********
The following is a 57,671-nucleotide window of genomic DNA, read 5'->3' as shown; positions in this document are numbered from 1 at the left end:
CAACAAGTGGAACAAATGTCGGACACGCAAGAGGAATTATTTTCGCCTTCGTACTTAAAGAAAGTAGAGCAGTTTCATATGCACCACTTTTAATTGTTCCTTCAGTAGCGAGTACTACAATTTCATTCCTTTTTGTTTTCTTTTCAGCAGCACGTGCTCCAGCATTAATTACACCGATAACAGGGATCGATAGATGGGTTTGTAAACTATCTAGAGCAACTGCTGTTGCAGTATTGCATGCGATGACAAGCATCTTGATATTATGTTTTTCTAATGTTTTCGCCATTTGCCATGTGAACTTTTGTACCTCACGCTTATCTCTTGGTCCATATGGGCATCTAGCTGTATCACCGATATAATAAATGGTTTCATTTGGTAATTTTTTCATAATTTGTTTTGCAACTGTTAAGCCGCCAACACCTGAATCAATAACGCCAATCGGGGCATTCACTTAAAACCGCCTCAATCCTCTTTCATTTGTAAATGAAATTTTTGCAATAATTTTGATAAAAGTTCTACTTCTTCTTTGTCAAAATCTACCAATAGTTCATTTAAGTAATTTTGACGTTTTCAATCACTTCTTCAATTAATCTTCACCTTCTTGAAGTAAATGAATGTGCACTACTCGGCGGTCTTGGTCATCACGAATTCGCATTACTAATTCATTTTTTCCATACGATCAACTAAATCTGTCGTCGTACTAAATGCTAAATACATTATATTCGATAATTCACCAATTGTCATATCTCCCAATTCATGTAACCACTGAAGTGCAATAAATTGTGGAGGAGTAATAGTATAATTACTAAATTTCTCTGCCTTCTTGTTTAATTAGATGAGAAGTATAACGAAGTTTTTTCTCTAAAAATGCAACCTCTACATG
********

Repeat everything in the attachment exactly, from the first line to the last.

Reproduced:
The following is a 57,671-nucleotide window of genomic DNA, read 5'->3' as shown; positions in this document are numbered from 1 at the left end:
CAACAAGTGGAACAAATGTCGGACACGCAAGAGGAATTATTTTCGCCTTCGTACTTAAAGAAAGTAGAGCAGTTTCATATGCACCACTTTTAATTGTTCCTTCAGTAGCGAGTACTACAATTTCATTCCTTTTTGTTTTCTTTTCAGCAGCACGTGCTCCAGCATTAATTACACCGATAACAGGGATCGATAGATGGGTTTGTAAACTATCTAGAGCAACTGCTGTTGCAGTATTGCATGCGATGACAAGCATCTTGATATTATGTTTTTCTAATGTTTTCGCCATTTGCCATGTGAACTTTTGTACCTCACGCTTATCTCTTGGTCCATATGGGCATCTAGCTGTATCACCGATATAATAAATGGTTTCATTTGGTAATTTTTTCATAATTTGTTTTGCAACTGTTAAGCCGCCAACACCTGAATCAATAACGCCAATCGGGGCATTCACTTAAAACCGCCTCAATCCTCTTTCATTTGTAAATGAAATTTTTGCAATAATTTTGATAAAAGTTCTACTTCTTCTTTGTCAAAATCTACCAATAGTTCATTTAAGTAATTTTGACGTTTTCAATCACTTCTTCAATTAATCTTCACCTTCTTGAAGTAAATGAATGTGCACTACTCGGCGGTCTTGGTCATCACGAATTCGCATTACTAATTCATTTTTTCCATACGATCAACTAAATCTGTCGTCGTACTAAATGCTAAATACATTATATTCGATAATTCACCAATTGTCATATCTCCCAATTCATGTAACCACTGAAGTGCAATAAATTGTGGAGGAGTAATAGTATAATTACTAAATTTCTCTGCCTTCTTGTTTAATTAGATGAGAAGTATAACGAAGTTTTTTCTCTAAAAATGCAACCTCTACATG